The empty pan is balanced at the time it leaves the factory by the addition of the required number of weights 46. In the field, however, additional weights may be added to balance the pan 17 for the average load it is anticipated that the pan 17 will carry at any one time. Clearly it will be a simple matter to add or subtract weights 46 in the field, as deemed necessary.

It is advantageous to have the drive arms 31 at the sides of the shaft 15 connect with the pan 17 because the load on the pan from side to side is not always uniform. The balancing mass assembly 19, however, can easily be driven by a single drive arm because it is not subjected to uneven loading.

The conveyor is well suited to conveying castings, machine parts, and sand and other particulate bulk materials. The leaf spring assemblies 16 support the weight of the pan 17 and cut down the driving force necessary to oscillate the pan because they are resilient and snap back. The coil springs 50 support the load which the pan carries.

It is to be understood that the drawings and descriptive matter are in all cases to be interpreted as merely illustrative of the principles of the invention rather than as limiting the same in any way, since it is contemplated that various changes may be made in the various elements to achieve like results without departing from the spirit of the invention or the scope of the appended claims.

We claim:

1. In an oscillating conveyor: base means; longitudinally extending load carrying pan means supported thereby for oscillation in a generally linear path inclined to the general plane of the pan means to forward material on the pan means; fixed weight inertia mass means of substantially the weight of said pan means and unaffected by the travel of material also supported for oscillation in such a path; drive shaft means transversely disposed relative to said pan means; means for revolving said drive shaft means; eccentric drive means positively connected between said drive shaft means and pan means to impart oscillation thereto; and 180 out of phase, eccentric drive means positively connected with said drive shaft means and inertia mass means to simultaneously impart oscillation to said inertia mass means and thereby balance said pan means so that harmful vibration is not transmitted to said base means, said pan means consisting of material conveying means.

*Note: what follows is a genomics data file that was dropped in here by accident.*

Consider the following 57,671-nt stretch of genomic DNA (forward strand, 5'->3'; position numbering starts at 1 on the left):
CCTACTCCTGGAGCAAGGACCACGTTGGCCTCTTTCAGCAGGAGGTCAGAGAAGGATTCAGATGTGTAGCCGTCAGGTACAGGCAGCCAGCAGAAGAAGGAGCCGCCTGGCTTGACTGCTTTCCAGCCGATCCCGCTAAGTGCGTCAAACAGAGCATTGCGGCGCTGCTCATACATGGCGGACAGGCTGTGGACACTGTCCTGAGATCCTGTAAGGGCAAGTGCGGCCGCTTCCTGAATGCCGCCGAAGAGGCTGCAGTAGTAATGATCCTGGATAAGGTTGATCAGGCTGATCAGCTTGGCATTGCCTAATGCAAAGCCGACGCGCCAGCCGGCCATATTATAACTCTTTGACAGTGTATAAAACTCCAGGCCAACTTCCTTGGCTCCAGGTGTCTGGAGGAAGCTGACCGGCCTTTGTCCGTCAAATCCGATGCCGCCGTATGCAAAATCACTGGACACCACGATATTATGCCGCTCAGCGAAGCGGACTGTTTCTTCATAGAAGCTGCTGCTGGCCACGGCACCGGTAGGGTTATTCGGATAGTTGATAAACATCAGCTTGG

2. The conveyor as defined in claim 1 in which said entire inertia mass means substantially lies within the longitudinal extent of said load carrying pan means.

3. The combination defined in claim 2 in which said inertia mass means comprises vertically stacked longitudinally extending weight bars.

4. The conveyor defined in claim 1 in which each eccentric drive means includes an eccentric portion formed on said drive shaft means and a drive transmitting arm journaled on said eccentric portion.

5. The conveyor defined in claim 1 in which said drive shaft means comprises a drive shaft journaled for rotation on said base means beneath said pan means; said eccentric drive means connected between the drive shaft means and pan means includes a pair of transversely spaced side eccentric portions on said drive shaft and a pair of drive transmitting arms journaled on said portions and connected to said pan means; and said eccentric drive means connected between the drive shaft means and inertia mass means comprises a central eccentric portion on said drive shaft and a drive transmitting arm journaled thereon and connected centrally to the inertia mass means.